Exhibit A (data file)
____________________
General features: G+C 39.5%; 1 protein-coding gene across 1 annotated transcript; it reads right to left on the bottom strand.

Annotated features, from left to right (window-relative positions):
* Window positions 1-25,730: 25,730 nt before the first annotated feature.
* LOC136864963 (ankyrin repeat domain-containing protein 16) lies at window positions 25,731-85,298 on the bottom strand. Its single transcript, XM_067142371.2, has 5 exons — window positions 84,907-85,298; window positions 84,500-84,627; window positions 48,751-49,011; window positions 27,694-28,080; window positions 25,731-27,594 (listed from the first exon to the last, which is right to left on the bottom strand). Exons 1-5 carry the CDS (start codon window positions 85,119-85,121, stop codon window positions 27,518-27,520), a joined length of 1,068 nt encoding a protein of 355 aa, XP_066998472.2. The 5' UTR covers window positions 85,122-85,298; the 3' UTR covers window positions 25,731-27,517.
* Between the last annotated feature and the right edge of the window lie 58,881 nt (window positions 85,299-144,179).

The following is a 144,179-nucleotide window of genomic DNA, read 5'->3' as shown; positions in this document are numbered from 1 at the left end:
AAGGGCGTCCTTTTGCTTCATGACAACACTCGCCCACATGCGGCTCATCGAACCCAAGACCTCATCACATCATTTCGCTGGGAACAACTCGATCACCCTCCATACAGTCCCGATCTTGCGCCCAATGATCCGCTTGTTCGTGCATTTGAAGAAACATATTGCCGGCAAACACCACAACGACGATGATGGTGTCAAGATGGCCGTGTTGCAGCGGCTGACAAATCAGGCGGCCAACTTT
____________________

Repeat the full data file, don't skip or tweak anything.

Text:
General features: G+C 39.5%; 1 protein-coding gene across 1 annotated transcript; it reads right to left on the bottom strand.

Annotated features, from left to right (window-relative positions):
* Window positions 1-25,730: 25,730 nt before the first annotated feature.
* LOC136864963 (ankyrin repeat domain-containing protein 16) lies at window positions 25,731-85,298 on the bottom strand. Its single transcript, XM_067142371.2, has 5 exons — window positions 84,907-85,298; window positions 84,500-84,627; window positions 48,751-49,011; window positions 27,694-28,080; window positions 25,731-27,594 (listed from the first exon to the last, which is right to left on the bottom strand). Exons 1-5 carry the CDS (start codon window positions 85,119-85,121, stop codon window positions 27,518-27,520), a joined length of 1,068 nt encoding a protein of 355 aa, XP_066998472.2. The 5' UTR covers window positions 85,122-85,298; the 3' UTR covers window positions 25,731-27,517.
* Between the last annotated feature and the right edge of the window lie 58,881 nt (window positions 85,299-144,179).

The following is a 144,179-nucleotide window of genomic DNA, read 5'->3' as shown; positions in this document are numbered from 1 at the left end:
AAGGGCGTCCTTTTGCTTCATGACAACACTCGCCCACATGCGGCTCATCGAACCCAAGACCTCATCACATCATTTCGCTGGGAACAACTCGATCACCCTCCATACAGTCCCGATCTTGCGCCCAATGATCCGCTTGTTCGTGCATTTGAAGAAACATATTGCCGGCAAACACCACAACGACGATGATGGTGTCAAGATGGCCGTGTTGCAGCGGCTGACAAATCAGGCGGCCAACTTT